May is Mental Health Awareness Month, and while dance may be one of the most effective ways to improve one’s mental health overall, there are aspects to a dancer’s experience that may challenge the balance between the mind and the body. Especially in more traditional dance settings, things like the mirror, food, and even peers can inhibit a dancer’s ability to maintain a healthy mindset. When this happens, comparison is chosen over compassion. Image is chosen over wellness. Perfectionism is chosen over personal care.
But, there are ways to shield dancers from these harmful notions. Whether you’re a dance teacher, a caregiver, or family member, in this article we aim to equip you with important tools to use in class or at home to support your dancers’ mental health through out their lives.
  1. Open the line of communication Talking about mental health is one way to  alleviate the stigma associated with it, as well as ease any tentativeness discussing topics like depression, anxiety, and body image. For example, up until recently, the concept of mental health was not readily accepted as a suitable topic of discussion in society. Now in our present day, it has become clear that silence perpetuates the problem. Not sure how to break the silence with your dancer? Share a way you practice self-care in your daily routine or what you do when you’re feeling down.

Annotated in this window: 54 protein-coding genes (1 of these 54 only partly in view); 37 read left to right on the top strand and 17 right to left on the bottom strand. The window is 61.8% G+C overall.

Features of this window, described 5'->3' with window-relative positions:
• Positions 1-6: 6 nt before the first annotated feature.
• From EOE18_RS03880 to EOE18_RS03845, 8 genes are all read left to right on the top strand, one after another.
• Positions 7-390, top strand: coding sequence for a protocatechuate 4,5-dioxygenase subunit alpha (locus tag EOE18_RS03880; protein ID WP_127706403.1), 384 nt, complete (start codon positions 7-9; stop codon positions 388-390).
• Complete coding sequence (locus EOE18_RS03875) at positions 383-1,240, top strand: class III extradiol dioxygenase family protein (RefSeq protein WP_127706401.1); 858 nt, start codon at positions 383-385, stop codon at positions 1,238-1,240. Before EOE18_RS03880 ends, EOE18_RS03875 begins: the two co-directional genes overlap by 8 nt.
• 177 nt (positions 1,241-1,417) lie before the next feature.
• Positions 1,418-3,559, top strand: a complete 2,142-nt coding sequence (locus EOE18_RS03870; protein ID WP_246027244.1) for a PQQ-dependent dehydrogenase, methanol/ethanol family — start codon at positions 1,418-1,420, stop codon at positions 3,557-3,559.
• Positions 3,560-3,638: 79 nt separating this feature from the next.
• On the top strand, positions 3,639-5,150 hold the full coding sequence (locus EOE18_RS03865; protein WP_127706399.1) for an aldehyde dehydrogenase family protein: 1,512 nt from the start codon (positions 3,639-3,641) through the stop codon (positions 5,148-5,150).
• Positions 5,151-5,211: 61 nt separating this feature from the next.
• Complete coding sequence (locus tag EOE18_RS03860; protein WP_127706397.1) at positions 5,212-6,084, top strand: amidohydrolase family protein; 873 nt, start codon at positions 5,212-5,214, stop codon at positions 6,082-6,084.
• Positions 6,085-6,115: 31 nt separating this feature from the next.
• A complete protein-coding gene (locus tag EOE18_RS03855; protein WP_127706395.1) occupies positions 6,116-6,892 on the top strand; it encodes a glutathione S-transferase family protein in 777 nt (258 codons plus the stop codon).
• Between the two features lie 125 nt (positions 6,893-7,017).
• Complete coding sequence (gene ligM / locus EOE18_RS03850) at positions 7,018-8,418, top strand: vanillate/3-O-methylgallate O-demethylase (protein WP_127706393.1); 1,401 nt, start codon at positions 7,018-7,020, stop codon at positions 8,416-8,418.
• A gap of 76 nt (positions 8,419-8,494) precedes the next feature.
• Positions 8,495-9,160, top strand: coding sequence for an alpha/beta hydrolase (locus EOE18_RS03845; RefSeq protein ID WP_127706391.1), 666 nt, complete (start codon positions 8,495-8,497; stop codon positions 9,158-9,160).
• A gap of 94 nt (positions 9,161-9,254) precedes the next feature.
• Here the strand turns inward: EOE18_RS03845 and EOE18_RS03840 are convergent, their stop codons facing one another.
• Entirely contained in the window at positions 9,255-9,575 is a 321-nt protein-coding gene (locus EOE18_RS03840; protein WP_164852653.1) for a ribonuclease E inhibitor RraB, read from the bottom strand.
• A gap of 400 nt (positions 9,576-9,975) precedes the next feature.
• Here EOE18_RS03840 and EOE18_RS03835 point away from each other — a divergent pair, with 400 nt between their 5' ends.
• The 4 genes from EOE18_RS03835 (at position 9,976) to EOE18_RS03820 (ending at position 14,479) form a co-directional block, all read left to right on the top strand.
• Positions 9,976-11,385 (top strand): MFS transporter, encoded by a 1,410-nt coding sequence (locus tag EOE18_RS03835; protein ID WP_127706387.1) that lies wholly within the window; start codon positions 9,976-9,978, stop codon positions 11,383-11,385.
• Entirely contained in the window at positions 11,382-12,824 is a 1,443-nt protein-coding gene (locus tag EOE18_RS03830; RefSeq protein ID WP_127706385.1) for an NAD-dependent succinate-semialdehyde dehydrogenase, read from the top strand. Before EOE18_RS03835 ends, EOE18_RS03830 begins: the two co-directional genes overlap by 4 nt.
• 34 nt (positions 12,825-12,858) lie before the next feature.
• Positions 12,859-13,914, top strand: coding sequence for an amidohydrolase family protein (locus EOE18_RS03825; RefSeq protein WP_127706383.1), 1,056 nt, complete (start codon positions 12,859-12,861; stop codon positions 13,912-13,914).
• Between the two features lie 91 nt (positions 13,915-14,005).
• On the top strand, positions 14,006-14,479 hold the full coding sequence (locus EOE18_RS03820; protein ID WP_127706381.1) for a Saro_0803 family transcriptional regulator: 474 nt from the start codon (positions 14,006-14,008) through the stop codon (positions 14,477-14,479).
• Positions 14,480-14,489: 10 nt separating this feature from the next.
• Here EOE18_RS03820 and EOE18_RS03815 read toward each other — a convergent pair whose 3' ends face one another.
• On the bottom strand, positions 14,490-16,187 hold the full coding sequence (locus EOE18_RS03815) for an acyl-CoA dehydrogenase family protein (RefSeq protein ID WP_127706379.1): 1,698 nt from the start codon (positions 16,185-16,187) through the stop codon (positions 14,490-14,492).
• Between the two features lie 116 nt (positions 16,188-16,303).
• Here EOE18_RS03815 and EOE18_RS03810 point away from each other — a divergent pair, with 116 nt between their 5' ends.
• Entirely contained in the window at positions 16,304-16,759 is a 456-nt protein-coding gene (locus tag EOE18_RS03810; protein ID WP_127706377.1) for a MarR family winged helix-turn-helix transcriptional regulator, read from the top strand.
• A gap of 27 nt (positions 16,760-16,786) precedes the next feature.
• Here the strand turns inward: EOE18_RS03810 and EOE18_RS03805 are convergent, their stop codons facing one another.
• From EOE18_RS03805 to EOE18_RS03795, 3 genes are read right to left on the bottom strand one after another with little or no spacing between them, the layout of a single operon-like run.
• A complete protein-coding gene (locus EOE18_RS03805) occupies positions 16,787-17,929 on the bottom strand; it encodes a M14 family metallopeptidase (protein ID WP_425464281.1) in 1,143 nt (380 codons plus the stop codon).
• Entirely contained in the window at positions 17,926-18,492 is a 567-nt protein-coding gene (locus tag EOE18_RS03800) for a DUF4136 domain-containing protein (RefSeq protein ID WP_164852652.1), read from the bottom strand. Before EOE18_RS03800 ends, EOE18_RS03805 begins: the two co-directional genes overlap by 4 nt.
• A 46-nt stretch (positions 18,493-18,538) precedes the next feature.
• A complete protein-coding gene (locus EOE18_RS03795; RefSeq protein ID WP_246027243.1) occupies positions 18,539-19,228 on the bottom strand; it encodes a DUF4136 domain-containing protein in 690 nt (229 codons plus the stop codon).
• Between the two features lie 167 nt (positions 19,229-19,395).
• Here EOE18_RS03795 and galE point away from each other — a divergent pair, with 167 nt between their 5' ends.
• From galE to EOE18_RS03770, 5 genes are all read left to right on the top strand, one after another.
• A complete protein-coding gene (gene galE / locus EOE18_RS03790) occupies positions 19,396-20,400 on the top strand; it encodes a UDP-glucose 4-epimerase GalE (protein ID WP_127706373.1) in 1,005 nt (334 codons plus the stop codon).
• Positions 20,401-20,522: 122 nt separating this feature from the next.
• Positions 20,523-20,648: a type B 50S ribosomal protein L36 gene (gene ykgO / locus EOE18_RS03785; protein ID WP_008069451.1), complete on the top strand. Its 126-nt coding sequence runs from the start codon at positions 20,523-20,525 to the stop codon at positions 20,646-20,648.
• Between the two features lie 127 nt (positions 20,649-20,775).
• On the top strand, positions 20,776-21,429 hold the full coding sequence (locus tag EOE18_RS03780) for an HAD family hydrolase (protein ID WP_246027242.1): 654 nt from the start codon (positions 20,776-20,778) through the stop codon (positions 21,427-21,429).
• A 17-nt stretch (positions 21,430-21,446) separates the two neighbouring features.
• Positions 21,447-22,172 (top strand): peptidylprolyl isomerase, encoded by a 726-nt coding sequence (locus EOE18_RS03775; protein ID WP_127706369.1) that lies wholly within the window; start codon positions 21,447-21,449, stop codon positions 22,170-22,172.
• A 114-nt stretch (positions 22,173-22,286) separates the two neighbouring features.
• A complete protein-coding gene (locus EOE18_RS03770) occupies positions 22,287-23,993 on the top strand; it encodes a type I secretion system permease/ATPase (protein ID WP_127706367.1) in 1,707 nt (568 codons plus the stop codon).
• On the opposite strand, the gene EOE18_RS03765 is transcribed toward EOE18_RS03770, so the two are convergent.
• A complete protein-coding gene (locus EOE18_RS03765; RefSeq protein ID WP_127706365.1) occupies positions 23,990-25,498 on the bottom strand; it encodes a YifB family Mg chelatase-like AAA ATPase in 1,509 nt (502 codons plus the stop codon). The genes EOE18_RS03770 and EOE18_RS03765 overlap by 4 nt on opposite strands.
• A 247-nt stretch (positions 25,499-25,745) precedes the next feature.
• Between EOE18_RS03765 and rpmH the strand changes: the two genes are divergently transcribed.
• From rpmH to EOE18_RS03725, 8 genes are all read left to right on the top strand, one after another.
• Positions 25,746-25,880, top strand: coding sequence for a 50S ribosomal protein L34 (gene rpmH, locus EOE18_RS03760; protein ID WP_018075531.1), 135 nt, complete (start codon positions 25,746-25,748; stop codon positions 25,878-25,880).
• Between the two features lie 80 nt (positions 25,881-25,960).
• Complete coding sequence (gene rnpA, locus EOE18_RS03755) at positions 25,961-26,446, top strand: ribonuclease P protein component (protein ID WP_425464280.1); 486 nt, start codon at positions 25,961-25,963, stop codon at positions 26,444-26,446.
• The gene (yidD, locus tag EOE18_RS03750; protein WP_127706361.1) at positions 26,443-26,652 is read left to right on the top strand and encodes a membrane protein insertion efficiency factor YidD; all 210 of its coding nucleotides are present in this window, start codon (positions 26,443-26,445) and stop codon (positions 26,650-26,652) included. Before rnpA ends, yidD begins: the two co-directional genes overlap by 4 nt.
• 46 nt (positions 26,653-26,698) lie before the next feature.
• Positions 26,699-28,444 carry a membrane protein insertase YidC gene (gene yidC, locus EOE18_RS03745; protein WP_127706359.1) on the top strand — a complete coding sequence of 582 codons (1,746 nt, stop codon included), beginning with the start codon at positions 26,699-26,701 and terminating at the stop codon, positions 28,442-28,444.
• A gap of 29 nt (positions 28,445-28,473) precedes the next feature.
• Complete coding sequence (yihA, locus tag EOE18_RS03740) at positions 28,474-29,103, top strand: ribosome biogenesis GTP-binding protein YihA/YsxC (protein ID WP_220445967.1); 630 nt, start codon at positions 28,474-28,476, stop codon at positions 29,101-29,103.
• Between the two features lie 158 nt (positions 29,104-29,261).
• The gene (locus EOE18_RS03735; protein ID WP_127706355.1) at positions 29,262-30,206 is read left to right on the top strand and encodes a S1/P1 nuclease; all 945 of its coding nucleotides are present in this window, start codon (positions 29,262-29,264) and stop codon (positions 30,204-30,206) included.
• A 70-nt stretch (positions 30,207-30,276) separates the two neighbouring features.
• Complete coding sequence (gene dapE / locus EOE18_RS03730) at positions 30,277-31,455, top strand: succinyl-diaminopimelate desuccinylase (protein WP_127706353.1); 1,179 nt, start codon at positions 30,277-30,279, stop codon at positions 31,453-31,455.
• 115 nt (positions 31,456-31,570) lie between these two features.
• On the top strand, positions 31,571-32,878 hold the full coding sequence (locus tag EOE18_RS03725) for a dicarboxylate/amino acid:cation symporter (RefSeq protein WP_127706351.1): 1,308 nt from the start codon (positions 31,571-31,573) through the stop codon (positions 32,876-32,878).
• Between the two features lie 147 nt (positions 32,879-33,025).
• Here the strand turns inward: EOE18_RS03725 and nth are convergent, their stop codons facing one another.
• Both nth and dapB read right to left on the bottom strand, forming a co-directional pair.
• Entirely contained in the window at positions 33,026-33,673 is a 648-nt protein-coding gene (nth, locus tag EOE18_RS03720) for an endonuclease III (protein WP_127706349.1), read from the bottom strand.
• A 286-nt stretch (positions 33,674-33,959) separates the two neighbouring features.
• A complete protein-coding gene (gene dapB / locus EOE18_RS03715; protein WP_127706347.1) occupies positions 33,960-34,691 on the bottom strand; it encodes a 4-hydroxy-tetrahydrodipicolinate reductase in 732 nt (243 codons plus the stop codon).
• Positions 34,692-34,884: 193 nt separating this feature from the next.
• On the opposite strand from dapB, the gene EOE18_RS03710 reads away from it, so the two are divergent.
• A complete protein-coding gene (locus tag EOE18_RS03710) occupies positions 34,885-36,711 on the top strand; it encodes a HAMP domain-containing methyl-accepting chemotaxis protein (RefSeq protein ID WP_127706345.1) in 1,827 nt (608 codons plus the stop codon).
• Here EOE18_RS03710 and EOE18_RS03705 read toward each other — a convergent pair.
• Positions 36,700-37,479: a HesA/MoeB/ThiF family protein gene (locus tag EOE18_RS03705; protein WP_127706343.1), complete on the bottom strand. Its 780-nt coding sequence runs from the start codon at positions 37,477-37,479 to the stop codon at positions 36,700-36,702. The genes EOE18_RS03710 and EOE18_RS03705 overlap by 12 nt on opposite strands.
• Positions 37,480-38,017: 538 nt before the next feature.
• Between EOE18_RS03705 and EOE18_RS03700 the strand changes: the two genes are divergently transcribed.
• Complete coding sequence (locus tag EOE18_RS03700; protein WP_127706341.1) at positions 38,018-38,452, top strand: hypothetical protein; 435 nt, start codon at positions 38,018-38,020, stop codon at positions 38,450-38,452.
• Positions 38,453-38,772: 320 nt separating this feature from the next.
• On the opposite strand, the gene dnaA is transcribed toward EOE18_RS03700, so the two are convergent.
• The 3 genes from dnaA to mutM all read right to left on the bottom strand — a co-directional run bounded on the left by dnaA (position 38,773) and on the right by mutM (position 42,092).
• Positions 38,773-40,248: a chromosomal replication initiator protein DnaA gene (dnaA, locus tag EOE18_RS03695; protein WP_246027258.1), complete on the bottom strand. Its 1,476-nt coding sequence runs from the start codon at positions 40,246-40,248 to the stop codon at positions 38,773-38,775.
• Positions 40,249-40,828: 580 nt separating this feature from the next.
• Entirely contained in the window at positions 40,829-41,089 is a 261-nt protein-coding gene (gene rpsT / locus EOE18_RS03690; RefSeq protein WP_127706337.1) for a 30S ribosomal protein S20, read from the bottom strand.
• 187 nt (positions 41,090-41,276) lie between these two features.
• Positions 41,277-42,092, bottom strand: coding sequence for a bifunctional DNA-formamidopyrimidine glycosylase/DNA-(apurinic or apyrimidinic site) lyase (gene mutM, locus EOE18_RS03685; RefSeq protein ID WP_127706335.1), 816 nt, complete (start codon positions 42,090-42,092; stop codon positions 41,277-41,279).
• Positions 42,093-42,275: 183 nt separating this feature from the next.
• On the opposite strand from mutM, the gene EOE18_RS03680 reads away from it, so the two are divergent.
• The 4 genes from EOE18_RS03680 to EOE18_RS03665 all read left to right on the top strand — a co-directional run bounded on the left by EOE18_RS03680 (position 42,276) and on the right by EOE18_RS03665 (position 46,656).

2.  Advocate for healthy choices Dance is great for your physical health! However, when the emphasis is on one’s figure rather than wellbeing, the message that sends to dancers can be both mentally and physically damaging with long lasting effects. As teachers, caregivers, and parents, however, you can choose to send a different message. If you’re a teacher, being inclusive of all body types and abilities in class can radically shift your students’ definition of the word, “dancer.” At home, the conversation can be extended to the importance of eating healthy foods in order to make dancing stronger and more powerful. What’s our favorite way to advocate for a healthy choices? Leading by example. Your dancers are bound to notice and be inspired to follow suit.
  3. Promote positive self-talk- When you’re in a bad mood, have you ever noticed yourself talking down to yourself with phrases like, “Ugh, you can never do anything right” or “Why are you like this?!”- either internally or out-loud? Chances are you probably wouldn’t talk to your dancer that way, and you probably wouldn’t want them talking to themselves that way either! A change in the script can make a huge difference to self-esteem and can be helpful in nurturing compassion for ourselves (and each other) when we go through challenging times in life.. Instead of letting your dancer succumb to negative self talk, offer different phrases to try like, “I’m still learning” or “I’m growing through what I go through”. Through positive reframing like this, dancers learn the power of perspective and its ability to not only enrich their growth on the dance floor, but also, their mental health through out their lives.

    Try these at home and in class to help support your dancer’s mental health today!